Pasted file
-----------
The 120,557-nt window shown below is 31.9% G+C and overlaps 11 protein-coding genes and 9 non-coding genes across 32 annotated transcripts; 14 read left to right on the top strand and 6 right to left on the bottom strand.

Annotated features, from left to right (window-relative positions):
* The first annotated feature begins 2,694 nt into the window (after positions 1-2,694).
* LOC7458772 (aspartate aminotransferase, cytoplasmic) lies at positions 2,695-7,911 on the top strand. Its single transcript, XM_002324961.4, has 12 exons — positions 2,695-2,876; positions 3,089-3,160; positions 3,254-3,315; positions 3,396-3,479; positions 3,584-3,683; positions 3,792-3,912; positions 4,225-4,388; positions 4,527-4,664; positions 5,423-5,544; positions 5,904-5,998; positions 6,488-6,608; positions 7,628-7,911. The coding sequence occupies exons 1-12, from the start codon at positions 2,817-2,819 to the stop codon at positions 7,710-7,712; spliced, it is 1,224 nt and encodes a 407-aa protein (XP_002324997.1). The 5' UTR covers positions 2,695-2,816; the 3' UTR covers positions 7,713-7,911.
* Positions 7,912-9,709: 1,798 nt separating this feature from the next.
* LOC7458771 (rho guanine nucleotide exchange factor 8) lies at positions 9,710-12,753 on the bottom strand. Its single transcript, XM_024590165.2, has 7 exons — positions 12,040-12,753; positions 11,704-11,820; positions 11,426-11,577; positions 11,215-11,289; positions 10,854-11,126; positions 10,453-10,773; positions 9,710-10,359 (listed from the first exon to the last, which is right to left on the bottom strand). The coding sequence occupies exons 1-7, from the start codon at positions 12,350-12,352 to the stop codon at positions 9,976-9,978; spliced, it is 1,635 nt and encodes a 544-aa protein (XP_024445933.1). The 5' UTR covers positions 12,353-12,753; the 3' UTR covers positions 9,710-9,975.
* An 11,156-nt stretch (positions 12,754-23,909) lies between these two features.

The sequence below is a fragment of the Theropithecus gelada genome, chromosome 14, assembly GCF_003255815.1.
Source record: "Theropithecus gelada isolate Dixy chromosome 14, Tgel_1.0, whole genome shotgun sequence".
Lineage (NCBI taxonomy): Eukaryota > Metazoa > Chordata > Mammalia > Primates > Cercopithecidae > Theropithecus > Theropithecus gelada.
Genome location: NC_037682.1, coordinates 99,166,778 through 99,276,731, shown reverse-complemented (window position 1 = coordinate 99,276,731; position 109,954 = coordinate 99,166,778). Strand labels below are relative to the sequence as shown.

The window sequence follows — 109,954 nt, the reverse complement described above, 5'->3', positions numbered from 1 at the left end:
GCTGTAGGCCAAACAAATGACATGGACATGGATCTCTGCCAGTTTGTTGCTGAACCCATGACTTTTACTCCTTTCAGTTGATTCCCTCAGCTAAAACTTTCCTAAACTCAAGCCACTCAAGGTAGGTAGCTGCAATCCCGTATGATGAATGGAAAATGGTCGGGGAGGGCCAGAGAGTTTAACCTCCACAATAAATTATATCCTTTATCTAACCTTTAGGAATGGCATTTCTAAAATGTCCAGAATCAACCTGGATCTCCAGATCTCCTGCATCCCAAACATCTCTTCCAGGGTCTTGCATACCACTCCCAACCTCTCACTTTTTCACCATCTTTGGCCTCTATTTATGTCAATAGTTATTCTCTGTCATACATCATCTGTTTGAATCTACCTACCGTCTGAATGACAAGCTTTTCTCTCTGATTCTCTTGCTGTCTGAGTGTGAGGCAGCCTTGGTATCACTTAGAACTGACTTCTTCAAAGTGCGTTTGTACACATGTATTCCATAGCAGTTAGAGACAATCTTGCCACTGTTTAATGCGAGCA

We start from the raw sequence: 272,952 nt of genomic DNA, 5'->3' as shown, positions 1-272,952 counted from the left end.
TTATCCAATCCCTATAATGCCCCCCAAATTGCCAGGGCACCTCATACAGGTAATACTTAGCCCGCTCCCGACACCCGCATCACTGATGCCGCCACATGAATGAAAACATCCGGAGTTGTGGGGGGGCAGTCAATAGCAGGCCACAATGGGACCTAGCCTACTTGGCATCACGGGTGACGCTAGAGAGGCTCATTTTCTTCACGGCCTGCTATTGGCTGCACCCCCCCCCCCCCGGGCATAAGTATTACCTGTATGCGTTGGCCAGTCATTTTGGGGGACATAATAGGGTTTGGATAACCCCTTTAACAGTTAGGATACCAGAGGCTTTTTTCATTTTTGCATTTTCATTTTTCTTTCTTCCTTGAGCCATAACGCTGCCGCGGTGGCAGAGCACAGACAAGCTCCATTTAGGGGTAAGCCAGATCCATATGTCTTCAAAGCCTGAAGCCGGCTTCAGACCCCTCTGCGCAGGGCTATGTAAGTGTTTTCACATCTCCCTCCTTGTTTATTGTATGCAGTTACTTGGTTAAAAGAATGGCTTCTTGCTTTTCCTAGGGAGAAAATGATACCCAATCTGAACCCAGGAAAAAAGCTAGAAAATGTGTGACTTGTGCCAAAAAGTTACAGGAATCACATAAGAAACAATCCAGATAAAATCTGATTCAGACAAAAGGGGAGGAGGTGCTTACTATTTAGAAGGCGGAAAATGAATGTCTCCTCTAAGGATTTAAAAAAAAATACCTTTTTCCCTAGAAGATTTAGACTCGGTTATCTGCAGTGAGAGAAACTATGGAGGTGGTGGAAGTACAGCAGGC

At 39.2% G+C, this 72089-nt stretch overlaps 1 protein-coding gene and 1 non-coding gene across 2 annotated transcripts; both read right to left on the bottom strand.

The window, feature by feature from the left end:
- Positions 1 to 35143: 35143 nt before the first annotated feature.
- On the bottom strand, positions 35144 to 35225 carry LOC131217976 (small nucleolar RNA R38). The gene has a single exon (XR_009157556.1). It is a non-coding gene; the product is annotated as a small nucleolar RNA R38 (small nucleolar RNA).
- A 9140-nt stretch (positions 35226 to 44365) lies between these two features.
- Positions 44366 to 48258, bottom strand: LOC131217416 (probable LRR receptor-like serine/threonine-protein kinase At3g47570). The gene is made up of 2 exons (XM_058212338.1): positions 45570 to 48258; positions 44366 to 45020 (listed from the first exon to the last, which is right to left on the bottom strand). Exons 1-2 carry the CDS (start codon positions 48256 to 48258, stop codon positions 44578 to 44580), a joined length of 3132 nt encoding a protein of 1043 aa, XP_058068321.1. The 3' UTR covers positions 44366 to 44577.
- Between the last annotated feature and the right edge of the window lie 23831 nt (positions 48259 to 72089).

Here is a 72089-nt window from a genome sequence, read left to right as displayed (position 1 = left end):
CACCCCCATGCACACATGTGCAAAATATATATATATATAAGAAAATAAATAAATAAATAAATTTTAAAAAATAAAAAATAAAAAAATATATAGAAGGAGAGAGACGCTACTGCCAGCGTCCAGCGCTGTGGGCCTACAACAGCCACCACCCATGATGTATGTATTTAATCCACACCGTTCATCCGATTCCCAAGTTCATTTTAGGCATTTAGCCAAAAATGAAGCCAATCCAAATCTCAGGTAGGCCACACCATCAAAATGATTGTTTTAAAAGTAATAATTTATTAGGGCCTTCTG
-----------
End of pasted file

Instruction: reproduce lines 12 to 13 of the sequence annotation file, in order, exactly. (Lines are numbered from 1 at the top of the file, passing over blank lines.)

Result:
The window sequence follows — 109,954 nt, the reverse complement described above, 5'->3', positions numbered from 1 at the left end:
GCTGTAGGCCAAACAAATGACATGGACATGGATCTCTGCCAGTTTGTTGCTGAACCCATGACTTTTACTCCTTTCAGTTGATTCCCTCAGCTAAAACTTTCCTAAACTCAAGCCACTCAAGGTAGGTAGCTGCAATCCCGTATGATGAATGGAAAATGGTCGGGGAGGGCCAGAGAGTTTAACCTCCACAATAAATTATATCCTTTATCTAACCTTTAGGAATGGCATTTCTAAAATGTCCAGAATCAACCTGGATCTCCAGATCTCCTGCATCCCAAACATCTCTTCCAGGGTCTTGCATACCACTCCCAACCTCTCACTTTTTCACCATCTTTGGCCTCTATTTATGTCAATAGTTATTCTCTGTCATACATCATCTGTTTGAATCTACCTACCGTCTGAATGACAAGCTTTTCTCTCTGATTCTCTTGCTGTCTGAGTGTGAGGCAGCCTTGGTATCACTTAGAACTGACTTCTTCAAAGTGCGTTTGTACACATGTATTCCATAGCAGTTAGAGACAATCTTGCCACTGTTTAATGCGAGCA